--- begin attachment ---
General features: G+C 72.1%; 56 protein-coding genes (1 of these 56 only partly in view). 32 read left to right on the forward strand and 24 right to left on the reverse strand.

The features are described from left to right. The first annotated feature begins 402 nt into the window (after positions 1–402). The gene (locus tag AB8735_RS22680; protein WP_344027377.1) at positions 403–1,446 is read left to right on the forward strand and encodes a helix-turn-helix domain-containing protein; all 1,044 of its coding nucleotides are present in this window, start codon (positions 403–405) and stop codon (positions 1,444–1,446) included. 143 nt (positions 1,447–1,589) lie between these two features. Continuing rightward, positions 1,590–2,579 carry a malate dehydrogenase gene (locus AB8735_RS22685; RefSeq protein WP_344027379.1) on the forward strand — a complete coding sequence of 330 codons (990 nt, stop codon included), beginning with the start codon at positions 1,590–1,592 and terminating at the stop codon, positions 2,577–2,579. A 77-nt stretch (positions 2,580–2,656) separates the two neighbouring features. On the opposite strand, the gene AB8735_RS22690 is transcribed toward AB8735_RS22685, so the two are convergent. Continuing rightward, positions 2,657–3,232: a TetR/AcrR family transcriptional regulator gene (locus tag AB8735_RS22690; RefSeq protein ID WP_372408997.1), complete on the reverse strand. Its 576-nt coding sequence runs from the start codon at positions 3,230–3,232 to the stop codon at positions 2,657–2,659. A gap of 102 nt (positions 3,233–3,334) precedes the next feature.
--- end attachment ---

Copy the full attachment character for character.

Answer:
General features: G+C 72.1%; 56 protein-coding genes (1 of these 56 only partly in view). 32 read left to right on the forward strand and 24 right to left on the reverse strand.

The features are described from left to right. The first annotated feature begins 402 nt into the window (after positions 1–402). The gene (locus tag AB8735_RS22680; protein WP_344027377.1) at positions 403–1,446 is read left to right on the forward strand and encodes a helix-turn-helix domain-containing protein; all 1,044 of its coding nucleotides are present in this window, start codon (positions 403–405) and stop codon (positions 1,444–1,446) included. 143 nt (positions 1,447–1,589) lie between these two features. Continuing rightward, positions 1,590–2,579 carry a malate dehydrogenase gene (locus AB8735_RS22685; RefSeq protein WP_344027379.1) on the forward strand — a complete coding sequence of 330 codons (990 nt, stop codon included), beginning with the start codon at positions 1,590–1,592 and terminating at the stop codon, positions 2,577–2,579. A 77-nt stretch (positions 2,580–2,656) separates the two neighbouring features. On the opposite strand, the gene AB8735_RS22690 is transcribed toward AB8735_RS22685, so the two are convergent. Continuing rightward, positions 2,657–3,232: a TetR/AcrR family transcriptional regulator gene (locus tag AB8735_RS22690; RefSeq protein ID WP_372408997.1), complete on the reverse strand. Its 576-nt coding sequence runs from the start codon at positions 3,230–3,232 to the stop codon at positions 2,657–2,659. A gap of 102 nt (positions 3,233–3,334) precedes the next feature.